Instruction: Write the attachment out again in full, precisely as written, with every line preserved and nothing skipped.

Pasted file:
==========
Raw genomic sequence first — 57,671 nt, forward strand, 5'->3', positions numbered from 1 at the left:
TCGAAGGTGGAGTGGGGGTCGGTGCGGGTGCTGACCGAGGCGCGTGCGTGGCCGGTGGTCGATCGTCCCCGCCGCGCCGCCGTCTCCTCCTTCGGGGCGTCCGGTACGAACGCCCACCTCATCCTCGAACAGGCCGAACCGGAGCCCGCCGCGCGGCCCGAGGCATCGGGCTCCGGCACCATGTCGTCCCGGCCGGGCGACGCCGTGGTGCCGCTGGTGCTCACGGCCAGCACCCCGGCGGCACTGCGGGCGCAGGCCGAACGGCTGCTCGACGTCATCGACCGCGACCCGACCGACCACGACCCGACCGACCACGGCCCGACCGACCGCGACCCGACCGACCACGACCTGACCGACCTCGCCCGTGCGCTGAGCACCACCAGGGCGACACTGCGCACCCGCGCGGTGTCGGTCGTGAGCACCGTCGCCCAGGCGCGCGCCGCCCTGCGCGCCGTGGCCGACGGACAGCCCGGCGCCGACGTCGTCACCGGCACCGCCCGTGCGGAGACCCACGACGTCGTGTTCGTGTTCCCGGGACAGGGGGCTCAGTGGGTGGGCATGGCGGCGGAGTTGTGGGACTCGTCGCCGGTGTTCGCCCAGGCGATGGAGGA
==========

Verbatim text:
Raw genomic sequence first — 57,671 nt, forward strand, 5'->3', positions numbered from 1 at the left:
TCGAAGGTGGAGTGGGGGTCGGTGCGGGTGCTGACCGAGGCGCGTGCGTGGCCGGTGGTCGATCGTCCCCGCCGCGCCGCCGTCTCCTCCTTCGGGGCGTCCGGTACGAACGCCCACCTCATCCTCGAACAGGCCGAACCGGAGCCCGCCGCGCGGCCCGAGGCATCGGGCTCCGGCACCATGTCGTCCCGGCCGGGCGACGCCGTGGTGCCGCTGGTGCTCACGGCCAGCACCCCGGCGGCACTGCGGGCGCAGGCCGAACGGCTGCTCGACGTCATCGACCGCGACCCGACCGACCACGACCCGACCGACCACGGCCCGACCGACCGCGACCCGACCGACCACGACCTGACCGACCTCGCCCGTGCGCTGAGCACCACCAGGGCGACACTGCGCACCCGCGCGGTGTCGGTCGTGAGCACCGTCGCCCAGGCGCGCGCCGCCCTGCGCGCCGTGGCCGACGGACAGCCCGGCGCCGACGTCGTCACCGGCACCGCCCGTGCGGAGACCCACGACGTCGTGTTCGTGTTCCCGGGACAGGGGGCTCAGTGGGTGGGCATGGCGGCGGAGTTGTGGGACTCGTCGCCGGTGTTCGCCCAGGCGATGGAGGA